A lawsuit doesn’t officially start against you until you’ve been “served.” This means that you have been given a copy of the complaint (the document explaining why you’re being sued in an official way.
For most law suits, someone must first try to give you a copy of the complaint personally. This is called personal service.
Personal service is required because the legal system wants to make sure that a defendant in a lawsuit knows about the lawsuit and has a chance to defend his or herself.
Usually, personal service has to be done by a person over 18 who is not involved in the lawsuit. A process server is a person who delivers complaints as a job.
Being served personally does not mean that the person being sued has to accept the complaint directly from the process server.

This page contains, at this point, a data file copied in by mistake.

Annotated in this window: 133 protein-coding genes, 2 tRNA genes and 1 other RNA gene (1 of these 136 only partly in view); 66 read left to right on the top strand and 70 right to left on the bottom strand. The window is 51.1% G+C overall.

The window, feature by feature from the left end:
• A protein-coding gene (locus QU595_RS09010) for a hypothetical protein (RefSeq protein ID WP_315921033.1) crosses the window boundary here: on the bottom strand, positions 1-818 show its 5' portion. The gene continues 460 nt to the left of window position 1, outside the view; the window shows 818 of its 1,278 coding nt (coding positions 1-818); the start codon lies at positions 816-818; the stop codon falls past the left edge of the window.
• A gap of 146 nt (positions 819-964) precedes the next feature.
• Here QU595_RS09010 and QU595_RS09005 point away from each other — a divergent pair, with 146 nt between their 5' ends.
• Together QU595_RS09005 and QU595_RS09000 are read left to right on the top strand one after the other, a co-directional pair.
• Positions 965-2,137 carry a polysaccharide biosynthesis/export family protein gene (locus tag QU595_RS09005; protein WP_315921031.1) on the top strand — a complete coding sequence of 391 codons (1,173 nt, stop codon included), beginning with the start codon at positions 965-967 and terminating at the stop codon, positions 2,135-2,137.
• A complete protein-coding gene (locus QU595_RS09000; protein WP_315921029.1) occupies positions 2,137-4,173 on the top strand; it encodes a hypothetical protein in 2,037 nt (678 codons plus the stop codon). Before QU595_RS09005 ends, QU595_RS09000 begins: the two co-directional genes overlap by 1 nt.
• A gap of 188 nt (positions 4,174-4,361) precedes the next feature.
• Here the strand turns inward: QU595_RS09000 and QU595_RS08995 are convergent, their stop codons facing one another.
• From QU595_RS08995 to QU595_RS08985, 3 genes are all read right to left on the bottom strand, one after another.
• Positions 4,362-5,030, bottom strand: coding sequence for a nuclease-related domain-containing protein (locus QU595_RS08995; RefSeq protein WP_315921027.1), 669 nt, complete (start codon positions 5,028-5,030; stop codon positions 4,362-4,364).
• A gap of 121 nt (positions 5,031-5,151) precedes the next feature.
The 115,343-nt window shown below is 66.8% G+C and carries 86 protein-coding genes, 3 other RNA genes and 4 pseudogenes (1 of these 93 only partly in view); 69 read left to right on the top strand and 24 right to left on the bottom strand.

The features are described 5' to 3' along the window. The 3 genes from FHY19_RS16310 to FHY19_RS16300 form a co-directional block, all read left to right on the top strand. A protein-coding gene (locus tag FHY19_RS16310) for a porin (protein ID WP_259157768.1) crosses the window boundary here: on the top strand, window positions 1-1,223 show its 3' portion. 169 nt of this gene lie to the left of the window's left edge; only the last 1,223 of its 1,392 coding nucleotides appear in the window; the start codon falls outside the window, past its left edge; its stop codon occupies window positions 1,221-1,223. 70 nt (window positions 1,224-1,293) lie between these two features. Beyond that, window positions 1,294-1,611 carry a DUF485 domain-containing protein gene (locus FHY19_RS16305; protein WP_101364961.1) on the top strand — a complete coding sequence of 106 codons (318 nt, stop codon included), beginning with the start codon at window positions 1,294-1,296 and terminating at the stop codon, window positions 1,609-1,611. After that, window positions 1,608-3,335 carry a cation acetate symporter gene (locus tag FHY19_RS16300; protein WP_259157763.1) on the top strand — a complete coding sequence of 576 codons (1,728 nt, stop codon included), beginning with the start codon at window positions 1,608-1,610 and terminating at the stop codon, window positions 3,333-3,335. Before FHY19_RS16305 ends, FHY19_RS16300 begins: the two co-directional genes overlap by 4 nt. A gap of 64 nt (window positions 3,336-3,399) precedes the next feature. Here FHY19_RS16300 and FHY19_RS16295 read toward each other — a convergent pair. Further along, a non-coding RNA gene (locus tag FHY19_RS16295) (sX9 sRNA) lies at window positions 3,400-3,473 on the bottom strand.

If this was the only way a lawsuit could start, people might be able to duck the lawsuit by ducking the process server.
Hiding from the process server may delay the the start, but it won’t stop it.
If the process server tries but can’t find you, then the plaintiff can ask the judge to serve you in a different way — for example, by publishing notice of the lawsuit in a newspaper, posting the complaint at your last known address.
So the bottom line is, you can delay the start of a lawsuit by avoiding the process server, but you can’t stop the suit by hiding from the server.